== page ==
Second, we want to connect reviewer to artist and reviewer and artist to listener.  If we (and by we, I mean me–Brad) err, it’s probably on the side of being Fanboyish/Fangirlish at times.  But, again, I think as reviewers we should be fine with this.  While I greatly admire, for example, biographers who can explain the evil of a Josef Stalin or an Adolf Hitler, in my own work, I want to look at J.R.R. Tolkien and C.S. Lewis, persons I admire and consider heroes.  I’m not interested in hiding their flaws, but I am intensely interested in finding their greatnesses.  Even in this world of egalitarianism, I want heroes.  Nothing excellent is based in equality.  It can’t be.  If it were average, it wouldn’t be excellent.  All excellences are particular and individual.

Additionally, I don’t want to spend my time analyzing someone through the lens of hatred, no matter how necessary it is for us as a civilization and as–simply–humanity to deconstruct and analyze such horrors in our society.  So, while I’m glad there are folks dedicating their lives to studying the writings and actions of a Hitler, I want to think deeply about people I love and admire.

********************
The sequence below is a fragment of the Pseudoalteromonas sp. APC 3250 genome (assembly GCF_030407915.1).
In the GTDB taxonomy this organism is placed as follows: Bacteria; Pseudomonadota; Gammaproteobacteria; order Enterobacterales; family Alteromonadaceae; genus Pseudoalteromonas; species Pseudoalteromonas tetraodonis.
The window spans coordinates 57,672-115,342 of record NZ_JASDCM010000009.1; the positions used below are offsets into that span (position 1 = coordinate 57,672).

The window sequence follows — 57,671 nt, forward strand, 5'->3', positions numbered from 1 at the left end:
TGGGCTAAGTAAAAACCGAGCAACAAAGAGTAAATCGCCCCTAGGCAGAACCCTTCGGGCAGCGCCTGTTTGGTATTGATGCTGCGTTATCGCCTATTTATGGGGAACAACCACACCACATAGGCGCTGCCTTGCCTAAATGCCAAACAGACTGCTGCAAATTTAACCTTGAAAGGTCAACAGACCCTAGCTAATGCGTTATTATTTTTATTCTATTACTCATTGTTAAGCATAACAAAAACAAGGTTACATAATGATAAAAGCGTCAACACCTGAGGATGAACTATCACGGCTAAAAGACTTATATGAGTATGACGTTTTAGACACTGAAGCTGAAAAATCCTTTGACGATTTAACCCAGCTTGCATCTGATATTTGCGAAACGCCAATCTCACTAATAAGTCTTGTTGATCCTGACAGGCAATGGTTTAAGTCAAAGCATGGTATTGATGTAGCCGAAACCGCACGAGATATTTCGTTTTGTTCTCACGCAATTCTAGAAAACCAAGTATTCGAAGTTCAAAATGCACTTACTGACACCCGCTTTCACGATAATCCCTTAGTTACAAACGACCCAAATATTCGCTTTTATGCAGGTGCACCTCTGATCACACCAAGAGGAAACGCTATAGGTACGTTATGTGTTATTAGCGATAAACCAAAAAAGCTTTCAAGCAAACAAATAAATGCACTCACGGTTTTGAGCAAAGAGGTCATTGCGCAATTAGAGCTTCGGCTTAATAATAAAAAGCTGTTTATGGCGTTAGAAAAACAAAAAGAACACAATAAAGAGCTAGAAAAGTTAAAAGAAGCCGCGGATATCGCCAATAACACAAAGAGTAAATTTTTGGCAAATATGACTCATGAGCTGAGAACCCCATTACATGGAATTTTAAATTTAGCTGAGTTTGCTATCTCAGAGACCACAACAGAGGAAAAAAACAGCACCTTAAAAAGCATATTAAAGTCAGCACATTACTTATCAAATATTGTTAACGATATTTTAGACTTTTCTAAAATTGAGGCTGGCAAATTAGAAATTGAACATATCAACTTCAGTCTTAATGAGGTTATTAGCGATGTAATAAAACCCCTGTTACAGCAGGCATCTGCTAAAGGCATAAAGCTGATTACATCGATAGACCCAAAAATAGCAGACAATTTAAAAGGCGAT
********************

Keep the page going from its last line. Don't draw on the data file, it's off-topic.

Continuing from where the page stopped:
Give me, for example, a Greg Spawton or David Longdon over a Justin Bieber (in full disclosure, I’ve never heard a song by Bieber).  Give me a Matt Stevens, not a Madonna (yes, I’ve heard Madonna songs).  Give me a Matt Cohen, not a Lady Gaga (ok, don’t know her either).  Give me a Giancarlo Erra and Nosound, not a corporatized boy band.  Give me a Jerry Ewing, not an (don’t even know the name) editor of People!  Give me a Neil Peart or a Mark Hollis, not a Nicholas Sparks.  Give me a Brian Watson not a Thomas Kinkade.  Well, you get the point.

In the spirit of this editorial, let me state that I’m very, very happy to inaugurate a new irregular feature at Progarchy–a discussion with the artists themselves about what is happening right now in their lives.  How they’re responding to their older works; what they think about art and beauty; and what they want for their futures.  Our first such feature comes from a beloved artist at Progarchy, Cailyn Lloyd.  And, so it begins. . . .